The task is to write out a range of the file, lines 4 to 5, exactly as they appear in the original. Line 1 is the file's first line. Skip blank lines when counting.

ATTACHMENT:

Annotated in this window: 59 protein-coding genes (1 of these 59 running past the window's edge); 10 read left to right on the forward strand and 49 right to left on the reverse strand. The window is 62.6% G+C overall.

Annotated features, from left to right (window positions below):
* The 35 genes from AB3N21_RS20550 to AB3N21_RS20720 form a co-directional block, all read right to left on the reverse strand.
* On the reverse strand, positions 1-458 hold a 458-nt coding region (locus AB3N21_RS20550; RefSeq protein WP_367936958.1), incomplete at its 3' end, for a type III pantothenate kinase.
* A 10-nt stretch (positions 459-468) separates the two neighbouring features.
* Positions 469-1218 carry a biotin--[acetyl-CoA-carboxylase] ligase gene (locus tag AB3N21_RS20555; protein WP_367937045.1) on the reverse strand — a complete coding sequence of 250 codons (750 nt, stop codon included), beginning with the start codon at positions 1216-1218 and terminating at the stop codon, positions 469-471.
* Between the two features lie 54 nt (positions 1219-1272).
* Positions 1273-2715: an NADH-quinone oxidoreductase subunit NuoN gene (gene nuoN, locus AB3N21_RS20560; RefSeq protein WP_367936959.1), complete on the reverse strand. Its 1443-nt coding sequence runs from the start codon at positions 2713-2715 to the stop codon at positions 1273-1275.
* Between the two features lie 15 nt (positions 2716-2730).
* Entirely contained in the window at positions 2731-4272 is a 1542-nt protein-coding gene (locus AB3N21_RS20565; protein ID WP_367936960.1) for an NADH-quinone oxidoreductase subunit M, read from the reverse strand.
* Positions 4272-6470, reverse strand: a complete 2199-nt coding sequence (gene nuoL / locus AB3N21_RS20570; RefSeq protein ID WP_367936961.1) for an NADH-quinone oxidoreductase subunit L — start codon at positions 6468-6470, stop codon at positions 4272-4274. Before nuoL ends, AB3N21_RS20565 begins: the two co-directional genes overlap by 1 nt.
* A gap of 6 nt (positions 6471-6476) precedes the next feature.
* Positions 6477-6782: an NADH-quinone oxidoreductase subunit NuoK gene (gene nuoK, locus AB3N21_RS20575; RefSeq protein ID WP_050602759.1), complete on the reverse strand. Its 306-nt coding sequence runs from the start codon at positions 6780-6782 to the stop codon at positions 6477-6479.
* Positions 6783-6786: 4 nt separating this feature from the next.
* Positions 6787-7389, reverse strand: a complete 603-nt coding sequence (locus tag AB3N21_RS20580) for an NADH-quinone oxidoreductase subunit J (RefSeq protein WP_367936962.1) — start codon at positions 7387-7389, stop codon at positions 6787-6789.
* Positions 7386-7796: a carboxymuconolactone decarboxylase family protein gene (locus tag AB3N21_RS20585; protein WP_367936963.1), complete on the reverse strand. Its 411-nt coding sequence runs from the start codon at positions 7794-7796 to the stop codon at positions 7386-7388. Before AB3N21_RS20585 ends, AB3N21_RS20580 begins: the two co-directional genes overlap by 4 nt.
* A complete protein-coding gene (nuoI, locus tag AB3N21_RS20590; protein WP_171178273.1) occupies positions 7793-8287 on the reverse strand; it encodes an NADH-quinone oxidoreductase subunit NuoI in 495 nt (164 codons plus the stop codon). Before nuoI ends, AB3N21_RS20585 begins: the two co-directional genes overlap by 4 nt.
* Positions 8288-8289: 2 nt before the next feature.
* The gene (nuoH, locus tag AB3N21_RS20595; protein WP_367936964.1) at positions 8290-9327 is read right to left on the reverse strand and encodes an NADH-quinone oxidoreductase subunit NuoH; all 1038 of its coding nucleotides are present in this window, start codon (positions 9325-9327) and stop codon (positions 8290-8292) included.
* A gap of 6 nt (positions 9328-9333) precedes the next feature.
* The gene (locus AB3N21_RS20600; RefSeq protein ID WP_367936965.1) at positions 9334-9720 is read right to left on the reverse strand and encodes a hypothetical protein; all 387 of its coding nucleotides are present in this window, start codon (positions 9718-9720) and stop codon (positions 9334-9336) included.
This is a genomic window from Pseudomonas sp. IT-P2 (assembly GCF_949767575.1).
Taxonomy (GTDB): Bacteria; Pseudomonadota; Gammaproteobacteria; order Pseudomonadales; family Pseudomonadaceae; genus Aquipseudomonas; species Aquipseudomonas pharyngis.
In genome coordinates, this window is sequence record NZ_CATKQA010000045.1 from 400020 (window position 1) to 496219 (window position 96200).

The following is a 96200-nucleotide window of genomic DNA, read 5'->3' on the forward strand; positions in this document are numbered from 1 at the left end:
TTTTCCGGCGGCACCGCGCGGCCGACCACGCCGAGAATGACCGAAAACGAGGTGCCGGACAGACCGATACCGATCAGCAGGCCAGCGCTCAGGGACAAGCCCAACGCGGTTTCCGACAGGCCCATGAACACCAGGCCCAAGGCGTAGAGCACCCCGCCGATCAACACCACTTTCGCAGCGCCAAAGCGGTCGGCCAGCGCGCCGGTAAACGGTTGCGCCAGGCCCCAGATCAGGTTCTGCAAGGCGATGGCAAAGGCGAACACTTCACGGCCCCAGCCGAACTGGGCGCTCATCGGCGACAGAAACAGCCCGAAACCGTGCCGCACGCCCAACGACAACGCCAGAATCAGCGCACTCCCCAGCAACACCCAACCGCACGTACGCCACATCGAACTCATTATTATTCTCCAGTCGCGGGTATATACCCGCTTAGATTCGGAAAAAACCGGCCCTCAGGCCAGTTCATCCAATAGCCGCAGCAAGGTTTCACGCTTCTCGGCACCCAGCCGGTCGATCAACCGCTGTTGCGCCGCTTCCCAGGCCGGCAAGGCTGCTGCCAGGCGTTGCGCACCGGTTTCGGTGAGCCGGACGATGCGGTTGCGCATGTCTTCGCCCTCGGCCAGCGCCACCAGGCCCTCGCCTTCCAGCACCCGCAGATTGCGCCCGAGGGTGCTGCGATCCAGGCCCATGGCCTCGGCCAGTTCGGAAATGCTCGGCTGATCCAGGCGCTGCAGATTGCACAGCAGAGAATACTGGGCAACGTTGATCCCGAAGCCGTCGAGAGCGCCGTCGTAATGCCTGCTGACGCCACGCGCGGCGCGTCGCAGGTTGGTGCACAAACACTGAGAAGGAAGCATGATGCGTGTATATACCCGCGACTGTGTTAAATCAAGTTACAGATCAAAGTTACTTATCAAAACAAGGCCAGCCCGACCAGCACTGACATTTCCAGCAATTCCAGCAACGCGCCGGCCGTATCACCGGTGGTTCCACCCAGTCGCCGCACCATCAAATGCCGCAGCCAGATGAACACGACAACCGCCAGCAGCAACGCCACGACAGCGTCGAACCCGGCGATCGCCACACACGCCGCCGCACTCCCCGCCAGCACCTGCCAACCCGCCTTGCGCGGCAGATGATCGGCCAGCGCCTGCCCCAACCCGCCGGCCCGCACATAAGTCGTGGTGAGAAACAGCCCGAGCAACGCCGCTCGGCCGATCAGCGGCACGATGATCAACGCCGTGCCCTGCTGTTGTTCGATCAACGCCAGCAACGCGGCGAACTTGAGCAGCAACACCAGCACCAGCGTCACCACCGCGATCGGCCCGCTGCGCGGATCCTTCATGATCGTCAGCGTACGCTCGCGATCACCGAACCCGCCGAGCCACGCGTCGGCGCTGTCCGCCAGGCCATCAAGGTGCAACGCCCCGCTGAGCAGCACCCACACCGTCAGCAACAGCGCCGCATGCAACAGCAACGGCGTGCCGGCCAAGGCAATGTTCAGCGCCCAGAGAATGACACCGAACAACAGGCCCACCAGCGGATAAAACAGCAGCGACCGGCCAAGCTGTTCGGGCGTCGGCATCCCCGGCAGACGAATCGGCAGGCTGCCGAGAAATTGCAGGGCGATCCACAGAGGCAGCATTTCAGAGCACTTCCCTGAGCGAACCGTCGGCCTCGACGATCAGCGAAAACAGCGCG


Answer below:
* On the reverse strand, positions 1-458 hold a 458-nt coding region (locus AB3N21_RS20550; RefSeq protein WP_367936958.1), incomplete at its 3' end, for a type III pantothenate kinase.
* A 10-nt stretch (positions 459-468) separates the two neighbouring features.